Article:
132 results found
Sergot M, 2021, Some Forms of Collectively Bringing About or 'Seeing to it that', JOURNAL OF PHILOSOPHICAL LOGIC, Vol: 50, Pages: 249-283, ISSN: 0022-3611
Kulicki P, Trypuz R, Sergot M, 2020, Who is obliged when many are involved? Labelled transition system modelling of how obligation arises, ARTIFICIAL INTELLIGENCE AND LAW, Vol: 29, Pages: 395-415, ISSN: 0924-8463
Evans R, Sergot M, Stephenson A, 2020, Formalizing Kant's Rules A Logic of Conditional Imperatives and Permissives, JOURNAL OF PHILOSOPHICAL LOGIC, Vol: 49, Pages: 613-680, ISSN: 0022-3611
Evans R, Hernández-Orallo J, Welbl J, et al., 2020, Evaluating the Apperception Engine., CoRR, Vol: abs/2007.05367
Artikis A, Sergot M, Paliouras G, 2015, An Event Calculus for Event Recognition, IEEE TRANSACTIONS ON KNOWLEDGE AND DATA ENGINEERING, Vol: 27, Pages: 895-908, ISSN: 1041-4347
Artikis A, Sergot MJ, Paliouras G, 2015, Reactive Reasoning with the Event Calculus., CoRR, Vol: abs/1505.05364
Sergot M, 2014, Some Examples Formulated in a 'Seeing to It That' Logic: Illustrations, Observations, Problems, Editors: Muller, Publisher: SPRINGER INT PUBLISHING AG, Pages: 223-256, ISBN: 978-3-319-01753-2
Bin Goh WW, Sergot MJ, Sng JCG, et al., 2013, "Comparative Network-Based Recovery Analysis and Proteomic Profiling of Neurological Changes in Valproic AcidTreated Mice" (vol 12, pg 2116, 2013), JOURNAL OF PROTEOME RESEARCH, Vol: 12, Pages: 4650-4650, ISSN: 1535-3893
Goh WW, Sergot MJ, Sng JC, et al., 2013, Correction to "Comparative Network-Based Recovery Analysis and Proteomic Profiling of Neurological Changes in Valproic Acid-Treated Mice", J Proteome Res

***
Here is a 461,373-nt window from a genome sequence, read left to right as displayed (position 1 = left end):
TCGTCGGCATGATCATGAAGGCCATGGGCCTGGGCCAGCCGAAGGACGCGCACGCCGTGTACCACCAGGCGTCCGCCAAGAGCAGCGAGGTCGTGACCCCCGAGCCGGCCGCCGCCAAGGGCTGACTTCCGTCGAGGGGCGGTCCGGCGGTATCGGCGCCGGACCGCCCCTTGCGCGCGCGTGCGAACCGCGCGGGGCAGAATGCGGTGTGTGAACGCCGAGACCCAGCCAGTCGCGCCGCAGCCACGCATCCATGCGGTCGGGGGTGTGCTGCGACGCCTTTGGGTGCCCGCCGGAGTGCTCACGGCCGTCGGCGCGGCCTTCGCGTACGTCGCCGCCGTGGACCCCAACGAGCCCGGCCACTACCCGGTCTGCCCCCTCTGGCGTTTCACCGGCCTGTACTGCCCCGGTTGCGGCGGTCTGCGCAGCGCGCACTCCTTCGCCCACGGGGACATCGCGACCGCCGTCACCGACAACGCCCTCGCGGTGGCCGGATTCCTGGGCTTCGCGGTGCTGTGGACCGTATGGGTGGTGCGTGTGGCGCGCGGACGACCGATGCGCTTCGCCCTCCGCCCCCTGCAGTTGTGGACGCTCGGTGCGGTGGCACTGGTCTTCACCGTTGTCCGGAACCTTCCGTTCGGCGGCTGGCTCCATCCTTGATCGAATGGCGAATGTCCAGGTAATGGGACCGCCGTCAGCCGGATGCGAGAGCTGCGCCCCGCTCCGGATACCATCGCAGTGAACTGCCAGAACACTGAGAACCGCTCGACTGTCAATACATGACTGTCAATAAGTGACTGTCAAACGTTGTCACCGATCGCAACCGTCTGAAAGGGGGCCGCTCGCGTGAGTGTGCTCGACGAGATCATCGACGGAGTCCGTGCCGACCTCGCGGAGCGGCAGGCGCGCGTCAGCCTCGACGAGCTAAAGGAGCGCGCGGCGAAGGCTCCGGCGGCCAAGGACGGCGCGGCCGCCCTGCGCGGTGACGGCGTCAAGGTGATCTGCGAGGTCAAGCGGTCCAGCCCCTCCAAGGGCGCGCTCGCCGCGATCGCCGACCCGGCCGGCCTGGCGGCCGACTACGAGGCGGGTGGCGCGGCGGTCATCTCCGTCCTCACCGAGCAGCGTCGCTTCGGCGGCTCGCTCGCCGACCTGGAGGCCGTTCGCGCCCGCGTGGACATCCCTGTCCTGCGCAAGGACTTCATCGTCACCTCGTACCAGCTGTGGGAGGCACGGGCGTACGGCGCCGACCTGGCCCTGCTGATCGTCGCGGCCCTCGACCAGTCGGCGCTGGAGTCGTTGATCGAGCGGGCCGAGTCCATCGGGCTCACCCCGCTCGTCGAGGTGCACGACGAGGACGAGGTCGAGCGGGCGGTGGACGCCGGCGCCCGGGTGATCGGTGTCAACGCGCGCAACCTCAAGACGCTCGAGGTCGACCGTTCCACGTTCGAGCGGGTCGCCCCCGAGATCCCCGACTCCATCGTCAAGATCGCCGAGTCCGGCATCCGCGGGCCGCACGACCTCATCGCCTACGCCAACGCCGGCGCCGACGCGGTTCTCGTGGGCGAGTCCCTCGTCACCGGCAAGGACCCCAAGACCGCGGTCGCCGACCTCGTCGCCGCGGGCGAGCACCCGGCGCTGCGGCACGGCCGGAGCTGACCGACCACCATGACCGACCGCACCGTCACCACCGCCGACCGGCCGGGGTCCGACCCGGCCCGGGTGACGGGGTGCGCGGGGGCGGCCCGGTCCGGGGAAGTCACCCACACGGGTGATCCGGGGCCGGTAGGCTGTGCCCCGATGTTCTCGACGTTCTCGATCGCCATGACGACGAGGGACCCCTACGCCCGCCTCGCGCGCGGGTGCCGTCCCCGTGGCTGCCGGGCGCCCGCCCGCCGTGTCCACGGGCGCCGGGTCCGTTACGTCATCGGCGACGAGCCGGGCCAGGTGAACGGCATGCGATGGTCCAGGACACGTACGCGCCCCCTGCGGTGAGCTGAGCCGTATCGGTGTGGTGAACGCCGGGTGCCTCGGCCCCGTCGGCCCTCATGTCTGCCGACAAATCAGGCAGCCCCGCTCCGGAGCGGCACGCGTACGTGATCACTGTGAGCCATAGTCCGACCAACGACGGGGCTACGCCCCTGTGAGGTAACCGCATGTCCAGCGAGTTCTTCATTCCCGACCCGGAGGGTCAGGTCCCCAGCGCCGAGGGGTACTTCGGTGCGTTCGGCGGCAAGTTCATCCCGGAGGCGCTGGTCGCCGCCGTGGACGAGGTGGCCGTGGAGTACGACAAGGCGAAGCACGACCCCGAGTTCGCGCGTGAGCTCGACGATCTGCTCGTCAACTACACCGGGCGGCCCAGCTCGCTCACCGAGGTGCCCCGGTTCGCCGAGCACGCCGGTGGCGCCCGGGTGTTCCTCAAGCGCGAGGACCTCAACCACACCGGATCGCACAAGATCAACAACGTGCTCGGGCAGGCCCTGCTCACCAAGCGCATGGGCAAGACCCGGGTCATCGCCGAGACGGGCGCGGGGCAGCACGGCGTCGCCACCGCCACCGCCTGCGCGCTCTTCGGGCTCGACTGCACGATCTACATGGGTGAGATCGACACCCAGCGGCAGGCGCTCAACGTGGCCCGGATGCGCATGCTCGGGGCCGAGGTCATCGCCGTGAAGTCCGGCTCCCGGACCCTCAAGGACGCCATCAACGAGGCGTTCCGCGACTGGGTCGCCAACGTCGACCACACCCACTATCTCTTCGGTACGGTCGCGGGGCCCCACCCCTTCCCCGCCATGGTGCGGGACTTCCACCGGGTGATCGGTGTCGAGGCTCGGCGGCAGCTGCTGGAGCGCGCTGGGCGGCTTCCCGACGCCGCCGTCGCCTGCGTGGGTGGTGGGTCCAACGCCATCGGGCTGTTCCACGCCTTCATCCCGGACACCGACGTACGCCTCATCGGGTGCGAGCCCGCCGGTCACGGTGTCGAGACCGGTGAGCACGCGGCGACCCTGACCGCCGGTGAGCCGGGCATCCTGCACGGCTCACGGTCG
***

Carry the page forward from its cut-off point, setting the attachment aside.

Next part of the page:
Bin Goh WW, Sergot MJ, Sng JC, et al., 2013, Comparative Network-Based Recovery Analysis and Proteomic Profiling of Neurological Changes in Valproic Acid-Treated Mice, JOURNAL OF PROTEOME RESEARCH, Vol: 12, Pages: 2116-2127, ISSN: 1535-3893
Artikis A, Sergot M, Paliouras G, 2013, A logic-based approach to activity recognition, Human Behavior Recognition Technologies: Intelligent Applications for Monitoring and Security, Pages: 1-13, ISBN: 9781466636828
The authors have been developing a system for recognising human activities given a symbolic representation of video content. The input of the system is a stream of time-stamped short-term activities detected on video frames. The output of the system is a set of recognised long-term activities, which are pre-defined spatio-temporal combinations of short-term activities. The constraints on the short-term activities that, if satisfied, lead to the recognition of a long-term activity, are expressed using a dialect of the Event Calculus. The authors illustrate the expressiveness of the dialect by showing the representation of several typical complex activities. Furthermore, they present a detailed evaluation of the system through experimentation on a benchmark dataset of surveillance videos.
Bin Goh WW, Fan M, Low HS, et al., 2013, Enhancing the utility of Proteomics Signature Profiling (PSP) with Pathway Derived Subnets (PDSs), performance analysis and specialised ontologies, BMC GENOMICS, Vol: 14, ISSN: 1471-2164
Schulz C, Sergot M, Toni F, 2013, Argumentation-based answer set justification
We suggest a method for justifying why a literal is or is notcontained in the answer set of a logic program. This methodmakes use of argumentation theory, more precisely of stableASPIC+ extensions. We describe a way to translate a logicprogram into an ASPIC+ argumentation theory and investigate the relation between answer sets of the logic programand stable extensions of the translated ASPIC+ argumentation theory. The structure of ASPIC+ arguments with respectto a stable extension is then used for the justification of literalswith respect to an answer set. We also present an implementation of our justification method which displays justificationsas graphs.